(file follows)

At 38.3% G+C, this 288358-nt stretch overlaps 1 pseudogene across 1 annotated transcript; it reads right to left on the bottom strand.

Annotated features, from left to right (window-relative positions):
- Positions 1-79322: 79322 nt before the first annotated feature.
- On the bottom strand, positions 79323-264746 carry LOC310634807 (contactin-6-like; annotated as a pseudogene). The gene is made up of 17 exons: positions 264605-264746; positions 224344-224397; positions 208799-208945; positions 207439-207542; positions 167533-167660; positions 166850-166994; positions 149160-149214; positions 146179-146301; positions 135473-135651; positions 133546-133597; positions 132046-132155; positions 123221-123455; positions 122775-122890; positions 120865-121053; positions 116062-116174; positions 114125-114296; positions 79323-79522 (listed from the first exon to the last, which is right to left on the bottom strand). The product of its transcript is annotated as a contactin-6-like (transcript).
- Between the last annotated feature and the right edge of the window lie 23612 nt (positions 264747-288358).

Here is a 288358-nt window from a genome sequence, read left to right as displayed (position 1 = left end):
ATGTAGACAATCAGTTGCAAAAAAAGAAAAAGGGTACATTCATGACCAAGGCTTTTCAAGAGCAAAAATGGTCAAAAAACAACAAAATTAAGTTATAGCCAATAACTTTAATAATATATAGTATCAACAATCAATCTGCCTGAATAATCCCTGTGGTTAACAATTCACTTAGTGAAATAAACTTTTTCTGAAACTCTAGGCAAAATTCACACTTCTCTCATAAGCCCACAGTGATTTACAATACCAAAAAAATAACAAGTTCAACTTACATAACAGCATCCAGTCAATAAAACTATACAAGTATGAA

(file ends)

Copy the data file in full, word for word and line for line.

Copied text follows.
At 38.3% G+C, this 288358-nt stretch overlaps 1 pseudogene across 1 annotated transcript; it reads right to left on the bottom strand.

Annotated features, from left to right (window-relative positions):
- Positions 1-79322: 79322 nt before the first annotated feature.
- On the bottom strand, positions 79323-264746 carry LOC310634807 (contactin-6-like; annotated as a pseudogene). The gene is made up of 17 exons: positions 264605-264746; positions 224344-224397; positions 208799-208945; positions 207439-207542; positions 167533-167660; positions 166850-166994; positions 149160-149214; positions 146179-146301; positions 135473-135651; positions 133546-133597; positions 132046-132155; positions 123221-123455; positions 122775-122890; positions 120865-121053; positions 116062-116174; positions 114125-114296; positions 79323-79522 (listed from the first exon to the last, which is right to left on the bottom strand). The product of its transcript is annotated as a contactin-6-like (transcript).
- Between the last annotated feature and the right edge of the window lie 23612 nt (positions 264747-288358).

Here is a 288358-nt window from a genome sequence, read left to right as displayed (position 1 = left end):
ATGTAGACAATCAGTTGCAAAAAAAGAAAAAGGGTACATTCATGACCAAGGCTTTTCAAGAGCAAAAATGGTCAAAAAACAACAAAATTAAGTTATAGCCAATAACTTTAATAATATATAGTATCAACAATCAATCTGCCTGAATAATCCCTGTGGTTAACAATTCACTTAGTGAAATAAACTTTTTCTGAAACTCTAGGCAAAATTCACACTTCTCTCATAAGCCCACAGTGATTTACAATACCAAAAAAATAACAAGTTCAACTTACATAACAGCATCCAGTCAATAAAACTATACAAGTATGAA